With recession looming, more Americans tap retirement funds for cash. But is it a good idea?

Americans feeling the pinch of high inflation are raiding their retirement savings, an ominous sign for a country that already struggles to save for old age.

The share of workers taking cash from their employer retirement plans as new loans, non-hardship withdrawals, and hardship withdrawals has been on the rise this year, but the “most concerning is the rise in hardship withdrawals,” according to Vanguard Group, which tracks 5 million savers.

People can dip into their 401(k) plans to borrow up to $50,000 as a loan to be repaid to their account, or take a non-hardship withdrawal while they're still working for their company. But if they're taking money out without a valid and serious financial need (that would be a hardship withdrawal), they'll likely pay a 10% withdrawal penalty, and the IRS will likely withhold 20% of the amount withdrawn for taxes.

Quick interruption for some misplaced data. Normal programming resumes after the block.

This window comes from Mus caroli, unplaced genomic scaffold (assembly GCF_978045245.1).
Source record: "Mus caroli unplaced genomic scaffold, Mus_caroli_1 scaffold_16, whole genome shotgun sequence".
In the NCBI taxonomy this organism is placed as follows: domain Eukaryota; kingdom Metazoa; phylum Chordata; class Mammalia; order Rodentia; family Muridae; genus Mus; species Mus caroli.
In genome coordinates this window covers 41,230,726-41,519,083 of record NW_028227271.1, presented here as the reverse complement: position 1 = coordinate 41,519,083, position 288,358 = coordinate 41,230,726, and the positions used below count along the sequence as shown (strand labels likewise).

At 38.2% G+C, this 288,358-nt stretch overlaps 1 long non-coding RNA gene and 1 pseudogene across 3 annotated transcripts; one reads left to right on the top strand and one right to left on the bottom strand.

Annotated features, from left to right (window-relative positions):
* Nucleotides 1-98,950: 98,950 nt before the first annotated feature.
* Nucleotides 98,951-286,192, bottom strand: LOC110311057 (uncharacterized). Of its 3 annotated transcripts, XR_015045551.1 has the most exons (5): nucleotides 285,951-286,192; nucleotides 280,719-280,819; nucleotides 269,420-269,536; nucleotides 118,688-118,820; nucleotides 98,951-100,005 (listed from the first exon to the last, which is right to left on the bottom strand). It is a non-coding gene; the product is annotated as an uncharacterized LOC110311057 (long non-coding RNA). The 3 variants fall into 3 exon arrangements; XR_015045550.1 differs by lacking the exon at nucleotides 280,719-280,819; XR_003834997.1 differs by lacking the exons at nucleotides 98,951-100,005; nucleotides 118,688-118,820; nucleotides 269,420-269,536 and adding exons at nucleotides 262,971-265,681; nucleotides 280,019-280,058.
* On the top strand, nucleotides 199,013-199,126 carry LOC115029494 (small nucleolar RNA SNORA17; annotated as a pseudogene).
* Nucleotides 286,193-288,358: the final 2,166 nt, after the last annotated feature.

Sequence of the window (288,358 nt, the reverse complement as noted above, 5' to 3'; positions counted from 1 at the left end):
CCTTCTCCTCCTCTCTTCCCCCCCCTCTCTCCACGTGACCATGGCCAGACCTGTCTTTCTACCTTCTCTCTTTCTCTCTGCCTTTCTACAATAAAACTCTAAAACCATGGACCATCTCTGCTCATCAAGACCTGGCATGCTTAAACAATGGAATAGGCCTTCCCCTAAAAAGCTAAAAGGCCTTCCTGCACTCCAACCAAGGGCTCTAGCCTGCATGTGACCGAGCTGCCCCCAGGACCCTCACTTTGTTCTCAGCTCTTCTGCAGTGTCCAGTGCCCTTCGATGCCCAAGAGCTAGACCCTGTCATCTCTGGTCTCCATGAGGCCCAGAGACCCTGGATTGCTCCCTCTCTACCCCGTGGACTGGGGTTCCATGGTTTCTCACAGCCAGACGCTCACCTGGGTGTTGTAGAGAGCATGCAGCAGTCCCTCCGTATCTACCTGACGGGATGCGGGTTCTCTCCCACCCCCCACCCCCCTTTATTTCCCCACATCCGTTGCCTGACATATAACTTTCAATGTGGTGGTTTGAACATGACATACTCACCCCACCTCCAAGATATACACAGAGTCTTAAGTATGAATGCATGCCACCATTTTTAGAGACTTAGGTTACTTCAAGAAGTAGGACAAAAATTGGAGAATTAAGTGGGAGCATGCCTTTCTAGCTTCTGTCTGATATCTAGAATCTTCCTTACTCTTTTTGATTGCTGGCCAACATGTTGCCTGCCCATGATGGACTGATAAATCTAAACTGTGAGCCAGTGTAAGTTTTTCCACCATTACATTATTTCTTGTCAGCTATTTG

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The share of those taking hardship withdrawals from their 401(k) retirement plans in October reached 0.5%, the highest level since 2004 when Vanguard began tracking the data, it said.

Hardship withdrawals are often the last resort for people needing money, and this could be a sign of how deep consumers’ financial distress may be running. They’re only allowed to cover an “immediate and heavy financial need,” according to IRS rules, and are subject to income taxes and, potentially, a 10% early withdrawal penalty. For a $10,000 hardship withdrawal, for example, taxpayers in the 22% bracket would owe $1,000 in penalties plus $2,200 in income tax.